by ExcitableBoy on Fri Jul 19, 2013 at 05:37:06 PM EST
    it's pretty silly concerning a 5'11", 158 lb kid. Sure, there are the occasional John Wayne Gacy's, but they're very rare. More importantly, I don't see Rachel's testimony as pointing to anything other than annoyance in Trayvon, not fear.

    As for not wanting to lead him back to the house, you can see it's pitch black from the pictures. Once Trayvon is about 10-15 feet down the path, he's gone. He tells her he's lost him. And if he was truly concerned, I don't see him making noise by continuing to walk around talking on the phone, and he didn't indicate any great fear.

    I have another theory regarding Rachel, but there's no evidence for it, so I'll keep it to myself.


    Before Rachel made the comment (none / 0) (#129)
    by Jeralyn on Sat Jul 20, 2013 at 01:45:25 AM EST
    about her thinking it might be a rapist, there was this exchange:

    BDLR: Make sure we got that creepy ass cracker. Is that what you recall him saying?
    JEANTEL: Yes.
    BDLR: Does that to you mean like a white individual?
    JEANTEL: Yes, Caucasian.

    Also, after telling BDLR twice she was thinking to herself it might be a rapist, there was an pause because no one could hear her, and when BDLR resumed his questioning, he changed it to her telling Travon the guy might be a rapist (rather than her thinking it.)

    BDLR: What did you say to him or what did he say to you after that?
    JEANTEL: He kept telling me the man was looking at him. So I had to think it might have been a rapist.
    West: I'm sorry. I didn't hear the answer.
    Unidentified: OK. She's going to repeat it. Can you please repeat your answer?
    BDLR: Go ahead.
    JEANTEL: So he told me the man was looking at him. So I had to think it might be a rapist.
    Court Reporter:  She said something after that, but I didn't hear what she said.
    BDLR:  Can you repeat -- I'm sorry, madam court reporter. Tell me when you're ready.
    Court Reporter: I'm ready.
    BDLR: Can you repeat your answer. You told him the man might be a rapist?
    JEANTEL: Yes.

    BDLR does that with a lot of witnesses -- too often for me to think it's unintentional.


    I suspect if he saw a clean cut (none / 0) (#98)
    by lousy1 on Thu Jul 18, 2013 at 08:42:32 PM EST
    suited white teenager holding what appeared to be religious flyers his initial reaction might have been more measured - unless there was a previous sustained onslaught of missionary crime in the neighborhood.

    Go back in this forum a bit and research goons and also peruse the FBI reports concerning the trespasser problems afflicting the community

    In my state, juvenile records are sealed unless (none / 0) (#107)
    by oculus on Thu Jul 18, 2013 at 11:35:25 PM EST
    a juvenile court judge reviews and grants a  petition to unseal.the record.  

    the judge ordered all school records to be turned (none / 0) (#128)
    by Jeralyn on Sat Jul 20, 2013 at 01:05:38 AM EST
    over to the defense. They were not made public and did not come into evidence at trial.

    wannable cop angle (none / 0) (#122)
    by ExcitableBoy on Fri Jul 19, 2013 at 05:53:55 PM EST
    was completely overblown. If he was really a wannabe cop, he would've jumped at the chance when the neighborhood watch trainer wanted him to join the Citizens On Patrol (COP) program with the uniforms, car with the flashy lights, etc.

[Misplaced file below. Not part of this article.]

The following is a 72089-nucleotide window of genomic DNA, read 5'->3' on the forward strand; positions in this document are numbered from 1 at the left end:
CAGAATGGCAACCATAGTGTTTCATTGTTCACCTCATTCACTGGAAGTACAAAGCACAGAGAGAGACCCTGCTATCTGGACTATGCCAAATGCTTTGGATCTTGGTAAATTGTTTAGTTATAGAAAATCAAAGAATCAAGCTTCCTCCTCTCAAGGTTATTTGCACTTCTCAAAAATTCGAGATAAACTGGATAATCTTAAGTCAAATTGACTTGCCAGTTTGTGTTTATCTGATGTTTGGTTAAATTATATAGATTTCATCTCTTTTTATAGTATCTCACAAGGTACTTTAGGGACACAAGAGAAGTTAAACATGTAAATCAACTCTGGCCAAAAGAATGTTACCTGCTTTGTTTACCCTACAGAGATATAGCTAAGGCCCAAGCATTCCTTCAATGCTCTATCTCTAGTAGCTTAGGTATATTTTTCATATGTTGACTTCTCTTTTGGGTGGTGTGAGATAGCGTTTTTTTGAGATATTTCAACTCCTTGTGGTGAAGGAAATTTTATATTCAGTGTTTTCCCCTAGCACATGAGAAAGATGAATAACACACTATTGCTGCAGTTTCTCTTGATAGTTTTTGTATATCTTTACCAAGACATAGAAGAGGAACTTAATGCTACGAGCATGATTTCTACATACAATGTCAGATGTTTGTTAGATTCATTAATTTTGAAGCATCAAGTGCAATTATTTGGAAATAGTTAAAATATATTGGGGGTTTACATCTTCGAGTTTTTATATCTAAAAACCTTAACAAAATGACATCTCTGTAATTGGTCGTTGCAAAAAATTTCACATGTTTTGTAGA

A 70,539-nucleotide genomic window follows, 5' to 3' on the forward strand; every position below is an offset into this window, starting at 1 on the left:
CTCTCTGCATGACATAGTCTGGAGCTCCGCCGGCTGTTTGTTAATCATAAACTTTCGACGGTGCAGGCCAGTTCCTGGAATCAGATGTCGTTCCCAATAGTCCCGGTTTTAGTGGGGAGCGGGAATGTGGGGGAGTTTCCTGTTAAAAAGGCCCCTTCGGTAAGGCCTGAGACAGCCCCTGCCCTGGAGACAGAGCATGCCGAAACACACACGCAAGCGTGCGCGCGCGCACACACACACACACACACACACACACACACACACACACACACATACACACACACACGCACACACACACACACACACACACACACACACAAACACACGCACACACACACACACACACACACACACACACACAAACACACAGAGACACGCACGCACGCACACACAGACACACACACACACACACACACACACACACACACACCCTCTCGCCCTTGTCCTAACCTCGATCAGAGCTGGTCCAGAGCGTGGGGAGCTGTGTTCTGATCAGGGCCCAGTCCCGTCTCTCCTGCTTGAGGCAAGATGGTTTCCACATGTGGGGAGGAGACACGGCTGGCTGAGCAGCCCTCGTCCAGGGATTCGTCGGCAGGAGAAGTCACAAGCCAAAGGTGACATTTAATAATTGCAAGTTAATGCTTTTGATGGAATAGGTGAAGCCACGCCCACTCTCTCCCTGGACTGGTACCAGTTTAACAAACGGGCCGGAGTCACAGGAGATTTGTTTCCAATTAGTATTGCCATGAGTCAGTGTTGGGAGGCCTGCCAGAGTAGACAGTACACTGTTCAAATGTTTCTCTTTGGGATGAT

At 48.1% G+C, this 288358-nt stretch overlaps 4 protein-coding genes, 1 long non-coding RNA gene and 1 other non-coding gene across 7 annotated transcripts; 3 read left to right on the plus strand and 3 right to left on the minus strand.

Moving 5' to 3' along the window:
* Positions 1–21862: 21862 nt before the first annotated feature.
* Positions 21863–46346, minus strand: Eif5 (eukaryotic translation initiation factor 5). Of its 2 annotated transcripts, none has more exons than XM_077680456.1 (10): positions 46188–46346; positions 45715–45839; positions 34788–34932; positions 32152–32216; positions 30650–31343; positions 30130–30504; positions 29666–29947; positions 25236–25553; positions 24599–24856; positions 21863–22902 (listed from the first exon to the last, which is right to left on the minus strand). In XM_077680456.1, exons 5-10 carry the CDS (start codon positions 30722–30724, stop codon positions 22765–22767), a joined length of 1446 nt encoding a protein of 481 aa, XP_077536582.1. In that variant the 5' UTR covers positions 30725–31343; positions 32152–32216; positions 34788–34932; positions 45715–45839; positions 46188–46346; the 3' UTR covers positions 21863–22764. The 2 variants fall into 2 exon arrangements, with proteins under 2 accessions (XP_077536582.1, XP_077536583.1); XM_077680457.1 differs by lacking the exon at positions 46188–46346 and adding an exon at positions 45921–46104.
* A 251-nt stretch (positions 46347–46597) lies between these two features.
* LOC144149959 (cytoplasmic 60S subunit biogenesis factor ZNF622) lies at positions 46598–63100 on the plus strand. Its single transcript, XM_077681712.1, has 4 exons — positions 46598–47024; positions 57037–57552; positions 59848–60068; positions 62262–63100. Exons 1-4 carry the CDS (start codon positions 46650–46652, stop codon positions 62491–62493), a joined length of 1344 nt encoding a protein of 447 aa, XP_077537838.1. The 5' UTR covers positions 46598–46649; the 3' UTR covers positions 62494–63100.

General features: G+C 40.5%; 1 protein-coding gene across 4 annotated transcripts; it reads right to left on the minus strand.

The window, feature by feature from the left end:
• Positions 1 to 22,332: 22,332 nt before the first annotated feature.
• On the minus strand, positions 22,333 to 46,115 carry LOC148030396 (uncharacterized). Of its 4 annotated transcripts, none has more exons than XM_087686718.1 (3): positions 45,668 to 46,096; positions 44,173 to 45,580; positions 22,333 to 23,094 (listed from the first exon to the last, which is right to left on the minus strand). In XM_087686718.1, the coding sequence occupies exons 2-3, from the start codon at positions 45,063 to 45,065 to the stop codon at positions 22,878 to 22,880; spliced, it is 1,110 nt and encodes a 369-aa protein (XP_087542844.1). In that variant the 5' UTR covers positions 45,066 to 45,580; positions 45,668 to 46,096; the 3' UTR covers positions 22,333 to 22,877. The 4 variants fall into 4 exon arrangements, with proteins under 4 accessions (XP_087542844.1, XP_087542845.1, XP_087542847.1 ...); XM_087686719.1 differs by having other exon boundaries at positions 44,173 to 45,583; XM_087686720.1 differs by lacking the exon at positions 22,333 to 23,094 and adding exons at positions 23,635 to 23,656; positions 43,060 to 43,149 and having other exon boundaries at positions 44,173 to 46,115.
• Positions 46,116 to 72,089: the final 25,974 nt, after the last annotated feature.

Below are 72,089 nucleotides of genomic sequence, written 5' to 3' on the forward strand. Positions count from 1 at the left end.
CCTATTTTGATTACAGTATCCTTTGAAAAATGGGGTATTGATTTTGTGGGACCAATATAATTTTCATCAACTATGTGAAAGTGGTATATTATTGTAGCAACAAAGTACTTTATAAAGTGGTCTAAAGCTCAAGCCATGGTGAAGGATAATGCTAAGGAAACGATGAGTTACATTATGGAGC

I wish he didn't have the gun. I'm not a gun guy but support the right of others to carry them. If he was unarmed, my gut feeling is that he would've gotten his butt whupped, the cops would have been there a minute later, and Trayvon probably would've been charged with assault, or they both would have been arrested. I understand any blow can be fatal, and understand his fear, but I don't think Trayvon was going to kill him, especially with the police about to arrive.

    Do we know for a fact (none / 0) (#123)
    by ExcitableBoy on Fri Jul 19, 2013 at 06:02:25 PM EST
    that the SPD was not going to charge him, or was the case just taken away for not moving fast enough to placate the masses? It can take months to a year or more to build a case for arrest. The case was taken away, a special prosecutor brought in, and charges files with 46 days of the killing.

    Rjpjrca, once and for all, please state (none / 0) (#131)
    by melamineinNY on Sat Jul 20, 2013 at 08:04:22 AM EST
    the specific facts in evidence - not interpretations of what ifs - that you dispute, and why, instead of making general accusations about Jeralyn's opinions and asking her to engage in a game of speculative hypotheticals defending Trayvon. Her opinions here have been based as much as possible on facts in evidence and the law, for the purpose of ensuring a fair trial, not equating automatically to a morally satisfying conclusion, which requires interpretations of evidence based on speculation and bias. Here's an idea: if you have time, why don't you show us how you would theoretically defend George Zimmerman.

    the commenter can't do that without (none / 0) (#133)
    by Jeralyn on Sat Jul 20, 2013 at 12:13:28 PM EST
    misrepresenting what I have written. My words speak for themselves. I have never viewed the case through a moral lens only a legal one. I present the facts and state my opinion of what they mean legally.

    I don't make moral judgments, I draw legal ones. I have said since the beginning the coverage of this case is designed only to analyze the legal proceedings and reduce the prejudice to the defendant caused by the false media statements and in my view inappropriate political pressure brought to bear by private lawyers who used a public relations team to engage national civil rights leaders and rally America behind their false narrative, all of which threaten the rights of an accused to a fair trial.